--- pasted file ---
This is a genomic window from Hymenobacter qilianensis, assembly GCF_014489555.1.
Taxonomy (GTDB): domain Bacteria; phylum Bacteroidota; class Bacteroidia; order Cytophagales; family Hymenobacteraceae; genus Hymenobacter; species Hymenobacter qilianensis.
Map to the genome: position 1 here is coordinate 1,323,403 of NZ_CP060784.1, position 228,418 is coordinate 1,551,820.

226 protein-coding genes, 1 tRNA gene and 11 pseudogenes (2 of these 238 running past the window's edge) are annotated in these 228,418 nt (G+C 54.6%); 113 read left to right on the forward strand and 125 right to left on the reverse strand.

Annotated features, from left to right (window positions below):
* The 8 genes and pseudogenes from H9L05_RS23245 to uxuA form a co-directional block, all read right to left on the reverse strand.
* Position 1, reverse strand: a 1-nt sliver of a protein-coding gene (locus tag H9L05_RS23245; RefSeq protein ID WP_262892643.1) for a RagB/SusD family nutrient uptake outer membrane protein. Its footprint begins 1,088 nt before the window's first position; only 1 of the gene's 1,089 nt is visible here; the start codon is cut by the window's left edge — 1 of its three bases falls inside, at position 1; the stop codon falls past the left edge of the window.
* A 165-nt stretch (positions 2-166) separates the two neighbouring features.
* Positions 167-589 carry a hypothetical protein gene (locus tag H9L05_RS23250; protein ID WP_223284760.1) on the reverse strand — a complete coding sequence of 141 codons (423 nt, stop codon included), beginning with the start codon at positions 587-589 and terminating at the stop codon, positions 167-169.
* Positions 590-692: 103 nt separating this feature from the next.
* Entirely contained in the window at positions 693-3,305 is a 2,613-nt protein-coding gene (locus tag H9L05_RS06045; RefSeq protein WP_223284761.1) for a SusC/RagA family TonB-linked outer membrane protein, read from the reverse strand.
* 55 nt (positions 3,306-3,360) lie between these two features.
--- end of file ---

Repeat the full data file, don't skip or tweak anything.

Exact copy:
This is a genomic window from Hymenobacter qilianensis, assembly GCF_014489555.1.
Taxonomy (GTDB): domain Bacteria; phylum Bacteroidota; class Bacteroidia; order Cytophagales; family Hymenobacteraceae; genus Hymenobacter; species Hymenobacter qilianensis.
Map to the genome: position 1 here is coordinate 1,323,403 of NZ_CP060784.1, position 228,418 is coordinate 1,551,820.

226 protein-coding genes, 1 tRNA gene and 11 pseudogenes (2 of these 238 running past the window's edge) are annotated in these 228,418 nt (G+C 54.6%); 113 read left to right on the forward strand and 125 right to left on the reverse strand.

Annotated features, from left to right (window positions below):
* The 8 genes and pseudogenes from H9L05_RS23245 to uxuA form a co-directional block, all read right to left on the reverse strand.
* Position 1, reverse strand: a 1-nt sliver of a protein-coding gene (locus tag H9L05_RS23245; RefSeq protein ID WP_262892643.1) for a RagB/SusD family nutrient uptake outer membrane protein. Its footprint begins 1,088 nt before the window's first position; only 1 of the gene's 1,089 nt is visible here; the start codon is cut by the window's left edge — 1 of its three bases falls inside, at position 1; the stop codon falls past the left edge of the window.
* A 165-nt stretch (positions 2-166) separates the two neighbouring features.
* Positions 167-589 carry a hypothetical protein gene (locus tag H9L05_RS23250; protein ID WP_223284760.1) on the reverse strand — a complete coding sequence of 141 codons (423 nt, stop codon included), beginning with the start codon at positions 587-589 and terminating at the stop codon, positions 167-169.
* Positions 590-692: 103 nt separating this feature from the next.
* Entirely contained in the window at positions 693-3,305 is a 2,613-nt protein-coding gene (locus tag H9L05_RS06045; RefSeq protein WP_223284761.1) for a SusC/RagA family TonB-linked outer membrane protein, read from the reverse strand.
* 55 nt (positions 3,306-3,360) lie between these two features.